Individual Injury Estimator – My favorite part of the website is a user-friendly interface (Individual Injury Estimator) that allows you to choose an injury type and enter your profit margin to determine how much that injury would cost your company both in direct and indirect costs. 

For example, if an employee at a tree service suffers a shoulder strain, the estimated cost of that injury will total over $67,000! 

In this example, I used a profit margin of 15%. If your profit margin is higher than that the financial impact to your company would be a little lower, however, if you’re running under that profit margin, the impact of this injury will be felt even more. The website calculated that the direct cost of the injury will equate to $32,023 and the indirect costs would amount $35,225 to total $67,248! In case those numbers don’t mean much to you, think about this. With a 15% profit margin, this injury would require the business to produce an additional $448,320 in sales to cover these costs. 

Can you afford to do $448,000 of work for free?

Safety Pays Tool – The Safety Pays Tool is your chance to get a more customized experience and allow you to compare your company to the industry average. This tool is especially helpful when looking at budgeting for new equipment or perhaps investigating the cost/benefit of a full time safety director. 

Educational Resources – The website isn’t just about numbers; it also provides educational resources and case studies that illustrate real-world examples of companies that have benefited from safety investments. 

How can you utilize the Safety Pays website within your tree service? 

During your next Safety Meeting, pull up the website and go to the Individual Injury Estimator. Ask your team to throw out an injury type. Then enter in your company’s target profit margin and reveal the results of the calculator to the team and watch their reaction. Even more powerful tie the estimated additional sales to the number of jobs that equates to by dividing the sales number by your average job cost. If these numbers don’t open people’s eyes within your organization, nothing will. 

If you are looking to boost the safety culture within your company or perhaps just want confirmation that you are doing what you can, reach out to a member of the ArboRisk team or sign up directly for our Thrive Safety Package. We work one-on-one with tree care companies every day, helping them get every one of their employees home safe each night.

Elements of a Fleet Safety Program

Elements of a Fleet Safety Program

Written by Eric Petersen, CIC

Most tree care companies address fleet safety within their overall written safety program, however, as I’ve seen the number and severity of auto accidents increase over the years, I always recommend to put the fleet safety items into their own document to draw attention to the importance of each item. So what goes into a Fleet Safety Program? 

Here are some common elements of a Fleet Safety Program:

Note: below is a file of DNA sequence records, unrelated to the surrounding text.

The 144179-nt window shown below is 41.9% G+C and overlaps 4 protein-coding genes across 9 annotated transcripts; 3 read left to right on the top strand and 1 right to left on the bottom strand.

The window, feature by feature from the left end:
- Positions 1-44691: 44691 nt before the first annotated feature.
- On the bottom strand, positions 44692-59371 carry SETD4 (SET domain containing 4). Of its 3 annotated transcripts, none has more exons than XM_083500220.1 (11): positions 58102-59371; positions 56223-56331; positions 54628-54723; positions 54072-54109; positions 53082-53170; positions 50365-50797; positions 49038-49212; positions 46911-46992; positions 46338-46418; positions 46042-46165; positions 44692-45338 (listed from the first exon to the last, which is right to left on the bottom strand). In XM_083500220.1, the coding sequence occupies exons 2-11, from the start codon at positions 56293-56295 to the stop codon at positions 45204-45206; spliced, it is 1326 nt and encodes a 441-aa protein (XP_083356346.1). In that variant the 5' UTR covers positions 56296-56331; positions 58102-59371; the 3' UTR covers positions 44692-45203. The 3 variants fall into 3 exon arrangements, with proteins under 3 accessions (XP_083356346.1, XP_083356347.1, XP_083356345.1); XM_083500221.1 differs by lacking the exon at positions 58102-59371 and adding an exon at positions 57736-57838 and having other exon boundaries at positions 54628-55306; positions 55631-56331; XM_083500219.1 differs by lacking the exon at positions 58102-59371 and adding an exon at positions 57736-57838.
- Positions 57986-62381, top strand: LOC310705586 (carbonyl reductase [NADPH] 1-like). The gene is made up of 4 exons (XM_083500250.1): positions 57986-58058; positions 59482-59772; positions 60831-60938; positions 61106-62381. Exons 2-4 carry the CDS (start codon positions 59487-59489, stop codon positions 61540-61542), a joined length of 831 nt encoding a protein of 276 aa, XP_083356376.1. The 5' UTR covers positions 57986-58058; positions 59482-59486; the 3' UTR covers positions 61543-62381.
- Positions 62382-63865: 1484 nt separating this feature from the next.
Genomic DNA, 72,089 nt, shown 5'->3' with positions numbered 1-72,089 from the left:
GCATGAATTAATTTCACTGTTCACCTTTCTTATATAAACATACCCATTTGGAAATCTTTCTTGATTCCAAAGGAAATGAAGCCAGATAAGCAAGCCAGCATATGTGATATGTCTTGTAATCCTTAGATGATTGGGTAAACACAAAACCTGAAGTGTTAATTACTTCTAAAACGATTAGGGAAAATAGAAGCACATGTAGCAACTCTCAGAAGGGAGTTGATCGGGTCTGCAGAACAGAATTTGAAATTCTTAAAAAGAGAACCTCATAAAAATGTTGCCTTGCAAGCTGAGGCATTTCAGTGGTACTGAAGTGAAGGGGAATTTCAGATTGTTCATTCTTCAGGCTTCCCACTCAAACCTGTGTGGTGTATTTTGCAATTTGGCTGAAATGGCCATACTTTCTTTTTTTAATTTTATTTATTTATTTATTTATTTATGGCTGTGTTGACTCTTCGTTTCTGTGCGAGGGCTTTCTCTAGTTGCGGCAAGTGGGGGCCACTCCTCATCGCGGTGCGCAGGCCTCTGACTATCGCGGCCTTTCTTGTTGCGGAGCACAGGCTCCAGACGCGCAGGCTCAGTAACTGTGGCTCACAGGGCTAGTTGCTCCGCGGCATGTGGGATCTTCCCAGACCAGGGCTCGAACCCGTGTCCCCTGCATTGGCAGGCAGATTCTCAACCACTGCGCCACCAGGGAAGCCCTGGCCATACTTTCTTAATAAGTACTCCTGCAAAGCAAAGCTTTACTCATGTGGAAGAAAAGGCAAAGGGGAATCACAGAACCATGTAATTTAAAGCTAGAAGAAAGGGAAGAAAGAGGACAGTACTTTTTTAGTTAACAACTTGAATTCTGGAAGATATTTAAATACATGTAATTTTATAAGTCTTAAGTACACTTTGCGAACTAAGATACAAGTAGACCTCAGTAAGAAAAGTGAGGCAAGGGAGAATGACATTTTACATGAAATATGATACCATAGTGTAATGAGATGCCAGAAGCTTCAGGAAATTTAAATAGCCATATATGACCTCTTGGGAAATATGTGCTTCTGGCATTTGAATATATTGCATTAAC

1. Safety Rules: Clearly defined rules outlining the expectations, responsibilities, and guidelines for safe driving practices within the fleet including a distracted driving policy. 
  2. Driver Selection and Record Monitoring: How will the tree care company select drivers and monitor their driving record. Developing a set of Motor Vehicle Guidelines to show what violations are acceptable and which ones are not is crucial to managing the drivers. 
  3. Driver Training: Outline what training programs or topics will be delivered to your employees. Topics should cover defensive driving techniques, vehicle handling, and awareness of potential hazards on the road.
  4. Vehicle Use Policy: Who is allowed to drive your vehicles along with when and where? Develop rules to keep the vehicles your business owns operating for business work only. This is a large part of managing the risk that your vehicles bring to your company. 
  5. Vehicle Maintenance: Insert or develop regular maintenance and inspection schedules to ensure that all fleet vehicles are in good working condition, including brakes, tires, lights, and other essential components.
  6. Telematics and Monitoring: If you are utilizing any telematics systems to monitor driver behavior, vehicle performance, and adherence to safety policies, you need to have a section in your Fleet Safety Program about this. This will outline what data is collected (it may involve tracking speed, harsh braking, or acceleration) and how it will be used.
  7. Incident Reporting and Investigation: Establish protocols for reporting accidents, near-misses, and other safety incidents. Prompt investigation of these incidents helps identify root causes and implement corrective measures.
  8. Communication and Engagement: Establish effective communication channels to disseminate safety-related information, updates, and reminders to drivers. Encouraging open dialogue and feedback from drivers helps improve the overall safety culture.
  9. Continuous Improvement: Every safety program should include a section on how to provide regular evaluation and a Fleet Safety Program is no different. Identify areas for potential  improvement, incorporate new technologies and best practices, and adapt to changing safety regulations and industry standards.

When instituted properly, these elements will create a comprehensive fleet safety program that prioritizes driver safety, reduces accidents, and protects the well-being of both drivers and the public. 

If you are struggling to create a Fleet Safety Program, reach out to a member of the ArboRisk team today or sign up for our Thrive Safety Package here.